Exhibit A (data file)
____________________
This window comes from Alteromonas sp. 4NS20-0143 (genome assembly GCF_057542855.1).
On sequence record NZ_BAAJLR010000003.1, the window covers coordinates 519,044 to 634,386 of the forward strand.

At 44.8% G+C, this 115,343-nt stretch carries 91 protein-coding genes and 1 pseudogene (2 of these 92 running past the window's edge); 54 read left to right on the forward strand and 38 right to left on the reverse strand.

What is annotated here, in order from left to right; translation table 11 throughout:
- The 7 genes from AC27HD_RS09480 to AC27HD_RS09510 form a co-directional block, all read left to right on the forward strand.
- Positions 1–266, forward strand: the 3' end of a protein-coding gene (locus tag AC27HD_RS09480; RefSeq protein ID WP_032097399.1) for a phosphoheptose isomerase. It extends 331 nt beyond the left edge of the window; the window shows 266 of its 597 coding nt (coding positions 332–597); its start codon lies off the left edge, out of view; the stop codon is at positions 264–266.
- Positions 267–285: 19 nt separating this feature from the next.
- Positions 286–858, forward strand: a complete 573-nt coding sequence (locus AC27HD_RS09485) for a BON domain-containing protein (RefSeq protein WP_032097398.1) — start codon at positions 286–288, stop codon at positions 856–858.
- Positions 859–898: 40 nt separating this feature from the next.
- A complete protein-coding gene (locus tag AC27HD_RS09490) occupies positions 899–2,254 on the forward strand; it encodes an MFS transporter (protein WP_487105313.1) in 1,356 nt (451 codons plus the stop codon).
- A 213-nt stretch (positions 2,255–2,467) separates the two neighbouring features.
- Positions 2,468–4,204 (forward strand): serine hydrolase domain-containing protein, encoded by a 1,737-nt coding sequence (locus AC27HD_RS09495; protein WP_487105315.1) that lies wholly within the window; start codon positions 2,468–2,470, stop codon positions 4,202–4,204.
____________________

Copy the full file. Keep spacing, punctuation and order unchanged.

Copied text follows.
This window comes from Alteromonas sp. 4NS20-0143 (genome assembly GCF_057542855.1).
On sequence record NZ_BAAJLR010000003.1, the window covers coordinates 519,044 to 634,386 of the forward strand.

At 44.8% G+C, this 115,343-nt stretch carries 91 protein-coding genes and 1 pseudogene (2 of these 92 running past the window's edge); 54 read left to right on the forward strand and 38 right to left on the reverse strand.

What is annotated here, in order from left to right; translation table 11 throughout:
- The 7 genes from AC27HD_RS09480 to AC27HD_RS09510 form a co-directional block, all read left to right on the forward strand.
- Positions 1–266, forward strand: the 3' end of a protein-coding gene (locus tag AC27HD_RS09480; RefSeq protein ID WP_032097399.1) for a phosphoheptose isomerase. It extends 331 nt beyond the left edge of the window; the window shows 266 of its 597 coding nt (coding positions 332–597); its start codon lies off the left edge, out of view; the stop codon is at positions 264–266.
- Positions 267–285: 19 nt separating this feature from the next.
- Positions 286–858, forward strand: a complete 573-nt coding sequence (locus AC27HD_RS09485) for a BON domain-containing protein (RefSeq protein WP_032097398.1) — start codon at positions 286–288, stop codon at positions 856–858.
- Positions 859–898: 40 nt separating this feature from the next.
- A complete protein-coding gene (locus tag AC27HD_RS09490) occupies positions 899–2,254 on the forward strand; it encodes an MFS transporter (protein WP_487105313.1) in 1,356 nt (451 codons plus the stop codon).
- A 213-nt stretch (positions 2,255–2,467) separates the two neighbouring features.
- Positions 2,468–4,204 (forward strand): serine hydrolase domain-containing protein, encoded by a 1,737-nt coding sequence (locus AC27HD_RS09495; protein WP_487105315.1) that lies wholly within the window; start codon positions 2,468–2,470, stop codon positions 4,202–4,204.